When 32 weeks control, antenatal corticosteroids were administered to accelerate fetal lung maturation due to the potential risk of preterm birth. Cesarean section was performed with spontaneous rupture of membranes at 37 weeks. The operation was uneventful and concomitant bilateral tubal ligation was performed with Pomeroy's technique. We didn't carry out uterosacral ligament plication at the time of cesarian section to correct the uterine prolapse. The postoperative period was uneventhful and vaginal examination was performed especially for potential risk of prolapse recürrence. However, prolapse was not observed and two days later she was discharged with her healthy baby.
One week later and 6 weeks later postoperative controls were performed with transabdominal ultrousound assessment and vaginal examinations. Uterine prolapse was still not observed.
Patient continued to be followed up every 6 months with vaginal examination and transvaginal ultrasound performed to detect any residue bulging or mild recurrent prolapse at our urogynecology unit. Overall, at the end of 2 years follow-up period, uterine prolapse did not recur.
Physiological increases in cortisol and progesterone levels during pregnancy lead to softening of pelvic tissues as well as apical cardinal and uterosacral supportive ligaments. For this reason, acute onset of POP in pregnancy is a more common condition than pregnancy with pre-existing POP [3,8]. Routine surgery for POP correction during pregnancy is not recommended . There are potential risks for both mother and fetus from the operation. In addition, the long-term consequences are unknown . There are a few case reports about Laparascopic Sacrohysterteropexy or Promontohysteropexy performed at first trimestr of pregnancy [12-15].
Use of a pessary is recommended until labor [1,4,5]. On the other hand, pessary may cause infection, cervical ulceration or may exacerbate cervical edema. Cervical infection may lead to spontaneous abortion or preterm delivery. There was a maternal death reported due to infected pessarylead to sepsisin the literature . In this case, the patient refused to insert a pessary. We followed-up her with conservative approaches like bed rest, slight Trendelenburg position, and avoiding heavy lifting. We observed prolapse was resolved during pregnancy occasionally.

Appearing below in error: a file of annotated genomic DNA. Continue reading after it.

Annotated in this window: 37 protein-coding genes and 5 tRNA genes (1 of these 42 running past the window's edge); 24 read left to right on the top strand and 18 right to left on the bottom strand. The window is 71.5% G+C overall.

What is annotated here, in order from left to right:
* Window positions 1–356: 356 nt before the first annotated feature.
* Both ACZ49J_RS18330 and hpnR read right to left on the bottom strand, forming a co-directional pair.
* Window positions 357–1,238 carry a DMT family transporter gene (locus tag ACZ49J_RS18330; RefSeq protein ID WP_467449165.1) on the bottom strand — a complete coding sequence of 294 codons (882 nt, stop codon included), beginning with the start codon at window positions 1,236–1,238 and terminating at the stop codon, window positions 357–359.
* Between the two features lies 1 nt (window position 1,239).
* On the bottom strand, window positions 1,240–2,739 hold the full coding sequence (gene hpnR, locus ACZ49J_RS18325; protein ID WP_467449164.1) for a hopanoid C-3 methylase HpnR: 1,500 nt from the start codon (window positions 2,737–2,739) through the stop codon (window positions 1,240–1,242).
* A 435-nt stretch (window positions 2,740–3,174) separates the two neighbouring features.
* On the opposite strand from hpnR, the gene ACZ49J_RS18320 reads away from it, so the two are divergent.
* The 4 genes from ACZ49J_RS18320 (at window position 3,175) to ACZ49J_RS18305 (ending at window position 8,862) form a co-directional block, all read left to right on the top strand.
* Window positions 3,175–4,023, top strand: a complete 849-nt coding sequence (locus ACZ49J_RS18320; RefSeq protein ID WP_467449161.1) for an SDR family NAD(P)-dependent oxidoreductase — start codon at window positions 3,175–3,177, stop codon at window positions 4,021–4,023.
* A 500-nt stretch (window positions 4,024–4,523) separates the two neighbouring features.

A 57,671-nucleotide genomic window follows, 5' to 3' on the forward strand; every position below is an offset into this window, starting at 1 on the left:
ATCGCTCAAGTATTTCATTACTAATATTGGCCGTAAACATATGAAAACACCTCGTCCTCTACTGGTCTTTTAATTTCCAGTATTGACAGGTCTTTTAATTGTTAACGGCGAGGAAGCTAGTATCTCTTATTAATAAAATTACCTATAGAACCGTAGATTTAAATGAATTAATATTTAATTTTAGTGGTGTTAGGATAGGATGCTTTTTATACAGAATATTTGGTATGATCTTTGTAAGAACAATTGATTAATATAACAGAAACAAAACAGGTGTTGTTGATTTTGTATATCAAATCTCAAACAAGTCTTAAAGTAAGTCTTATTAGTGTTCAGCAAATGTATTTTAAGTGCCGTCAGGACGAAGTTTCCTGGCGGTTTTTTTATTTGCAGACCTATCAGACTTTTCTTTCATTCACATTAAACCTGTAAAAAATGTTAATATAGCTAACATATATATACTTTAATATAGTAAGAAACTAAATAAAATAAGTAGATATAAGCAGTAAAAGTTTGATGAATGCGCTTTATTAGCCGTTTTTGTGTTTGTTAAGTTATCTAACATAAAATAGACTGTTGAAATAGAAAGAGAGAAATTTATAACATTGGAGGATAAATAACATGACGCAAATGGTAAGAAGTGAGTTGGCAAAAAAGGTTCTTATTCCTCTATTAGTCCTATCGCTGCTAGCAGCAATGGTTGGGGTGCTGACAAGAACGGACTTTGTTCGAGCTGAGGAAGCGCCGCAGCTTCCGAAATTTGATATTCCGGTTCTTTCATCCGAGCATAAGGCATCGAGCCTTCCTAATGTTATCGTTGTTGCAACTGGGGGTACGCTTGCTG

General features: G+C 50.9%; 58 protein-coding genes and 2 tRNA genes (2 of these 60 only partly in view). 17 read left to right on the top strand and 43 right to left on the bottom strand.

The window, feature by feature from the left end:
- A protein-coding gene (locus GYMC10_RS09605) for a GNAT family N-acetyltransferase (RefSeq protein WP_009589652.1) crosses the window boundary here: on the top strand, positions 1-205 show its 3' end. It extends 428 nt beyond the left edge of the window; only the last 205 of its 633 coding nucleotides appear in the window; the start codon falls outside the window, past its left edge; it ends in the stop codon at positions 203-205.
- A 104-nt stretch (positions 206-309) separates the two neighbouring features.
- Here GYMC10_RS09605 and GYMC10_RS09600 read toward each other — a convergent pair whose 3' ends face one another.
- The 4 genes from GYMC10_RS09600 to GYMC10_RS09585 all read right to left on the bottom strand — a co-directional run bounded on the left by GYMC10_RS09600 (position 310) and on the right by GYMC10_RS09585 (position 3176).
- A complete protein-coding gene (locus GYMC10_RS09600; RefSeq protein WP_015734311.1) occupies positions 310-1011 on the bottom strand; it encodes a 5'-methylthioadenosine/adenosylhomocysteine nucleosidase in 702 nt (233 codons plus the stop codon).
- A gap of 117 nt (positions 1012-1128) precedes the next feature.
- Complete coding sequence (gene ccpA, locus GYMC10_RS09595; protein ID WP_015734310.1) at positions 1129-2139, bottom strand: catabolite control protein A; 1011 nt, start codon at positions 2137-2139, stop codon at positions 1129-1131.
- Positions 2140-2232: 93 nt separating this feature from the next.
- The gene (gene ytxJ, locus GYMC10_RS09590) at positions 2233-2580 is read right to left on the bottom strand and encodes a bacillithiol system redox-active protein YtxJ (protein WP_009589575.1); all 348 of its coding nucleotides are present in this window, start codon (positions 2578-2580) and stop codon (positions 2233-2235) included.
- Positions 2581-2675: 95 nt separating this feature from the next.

When it is time for labor, the decision about delivery method is controversial. Inability to maintain appropriate cervical dilatation due to prolapse may result in cervical dystocia. During the ongoing process of labor, obstructive labor, as well as cervical laceration and even rupture of the lower uterine segment may ocur. The decision must be individualized by considering possible complications. Our case underwent cesarean section with the indication of previous delivery by cesarean section.
There is a case of a 33-year-old woman with twin gestation who admitted to clinic with labor contractions and total uterine prolapse at 33 weeks of gestation. An emergent cesarean section was performed for the indication of acute fetal distress. At the same operation, following cesarean delivery, abdominal hysteropexy using rectus fascia strips was performed successfully by Karatayli, et al. .
The different point that pay attention is, at 33 weeks of gestation total uterine prolapse was present here whereas in our case prolapsus was resolved. So the authors had to perform abdominal hysteropexy using rectus fascia strips at C-section session. A smilar case was reported by Meydanli, et al. . A 30-years-old multipara woman with stage 3 uterine prolapse was admitted to the hospital with uterine contractions at 35 weeks of gestation. They performed cesarean hysterectomy and sacrocolpopexy procedures at same session. They suggested as cesarean hysterectomy option especially for women who have completed their families and are suffering from severe pelvic organ prolapse .
Most Obstetricians prefer cesarean delivery for this reason. However, there are reported cases about successful births via the vaginal route . Prolapse usually persists or recurs after delivery even with cesarean section [4,15]. However, our case did not recur during 2 years follow up. There is also one more case reported with prolapse which didn't recur after cesarean section in the literatüre . We can't say cesarean delivery protects women from prolapse. The exact mechanism isn't known, but adhesions between uterosacral, cardinal or broad ligaments and pelvic structures during the ceserean healing process may be possible factor for prevent recurrence. Also herein bilateral tubal ligation was carried out on woman requesting sterility, not for uterine prolapse correction. We do not suspect that uterine prolapse did not recur after delivery as a result of the tubal ligation. We think that prolapse spontaneously resolved mostly due to pregnancy itself. Pregnancy may be a chance for preexisting uterine prolapse cases by regenerating the uterine ligaments. However there is limited study on this subject in the literatüre.
A pregnant woman with pelvic organ prolapse can be managed conservatively up to delivery. For these cases, strict prenatal follow-up and lifestyle suggestions are inevitable. Although we observed prolapse did not recur after cesarean delivery, we need many more randomized controlled studies to conclude as pregnancy may be a chance for prexisting uterine prolapse cases and prolapse may not recur after cesarean delivery.
Author state having no conflict of interest and received any financial support.
Patient's permission was obtained to publication of this case report.